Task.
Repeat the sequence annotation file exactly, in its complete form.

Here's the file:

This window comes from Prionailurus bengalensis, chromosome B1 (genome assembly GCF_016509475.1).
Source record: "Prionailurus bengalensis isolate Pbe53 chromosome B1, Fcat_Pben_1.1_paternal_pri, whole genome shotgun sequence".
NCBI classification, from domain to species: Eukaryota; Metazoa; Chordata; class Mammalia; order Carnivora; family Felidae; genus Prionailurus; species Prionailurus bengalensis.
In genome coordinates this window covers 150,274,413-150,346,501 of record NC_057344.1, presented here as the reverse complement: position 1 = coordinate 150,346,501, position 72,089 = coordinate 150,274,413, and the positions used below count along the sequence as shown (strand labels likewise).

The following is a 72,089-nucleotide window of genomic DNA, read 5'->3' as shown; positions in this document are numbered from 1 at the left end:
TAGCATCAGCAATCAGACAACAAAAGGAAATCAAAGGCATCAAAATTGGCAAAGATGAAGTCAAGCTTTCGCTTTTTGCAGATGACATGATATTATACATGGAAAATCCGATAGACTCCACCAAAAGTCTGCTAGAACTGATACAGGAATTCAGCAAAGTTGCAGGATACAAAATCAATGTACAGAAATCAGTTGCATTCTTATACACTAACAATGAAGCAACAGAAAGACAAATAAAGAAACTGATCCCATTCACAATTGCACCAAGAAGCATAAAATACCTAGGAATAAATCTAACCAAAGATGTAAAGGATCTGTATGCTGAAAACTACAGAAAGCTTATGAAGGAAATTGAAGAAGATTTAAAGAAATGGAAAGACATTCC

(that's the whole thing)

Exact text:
This window comes from Prionailurus bengalensis, chromosome B1 (genome assembly GCF_016509475.1).
Source record: "Prionailurus bengalensis isolate Pbe53 chromosome B1, Fcat_Pben_1.1_paternal_pri, whole genome shotgun sequence".
NCBI classification, from domain to species: Eukaryota; Metazoa; Chordata; class Mammalia; order Carnivora; family Felidae; genus Prionailurus; species Prionailurus bengalensis.
In genome coordinates this window covers 150,274,413-150,346,501 of record NC_057344.1, presented here as the reverse complement: position 1 = coordinate 150,346,501, position 72,089 = coordinate 150,274,413, and the positions used below count along the sequence as shown (strand labels likewise).

The following is a 72,089-nucleotide window of genomic DNA, read 5'->3' as shown; positions in this document are numbered from 1 at the left end:
TAGCATCAGCAATCAGACAACAAAAGGAAATCAAAGGCATCAAAATTGGCAAAGATGAAGTCAAGCTTTCGCTTTTTGCAGATGACATGATATTATACATGGAAAATCCGATAGACTCCACCAAAAGTCTGCTAGAACTGATACAGGAATTCAGCAAAGTTGCAGGATACAAAATCAATGTACAGAAATCAGTTGCATTCTTATACACTAACAATGAAGCAACAGAAAGACAAATAAAGAAACTGATCCCATTCACAATTGCACCAAGAAGCATAAAATACCTAGGAATAAATCTAACCAAAGATGTAAAGGATCTGTATGCTGAAAACTACAGAAAGCTTATGAAGGAAATTGAAGAAGATTTAAAGAAATGGAAAGACATTCC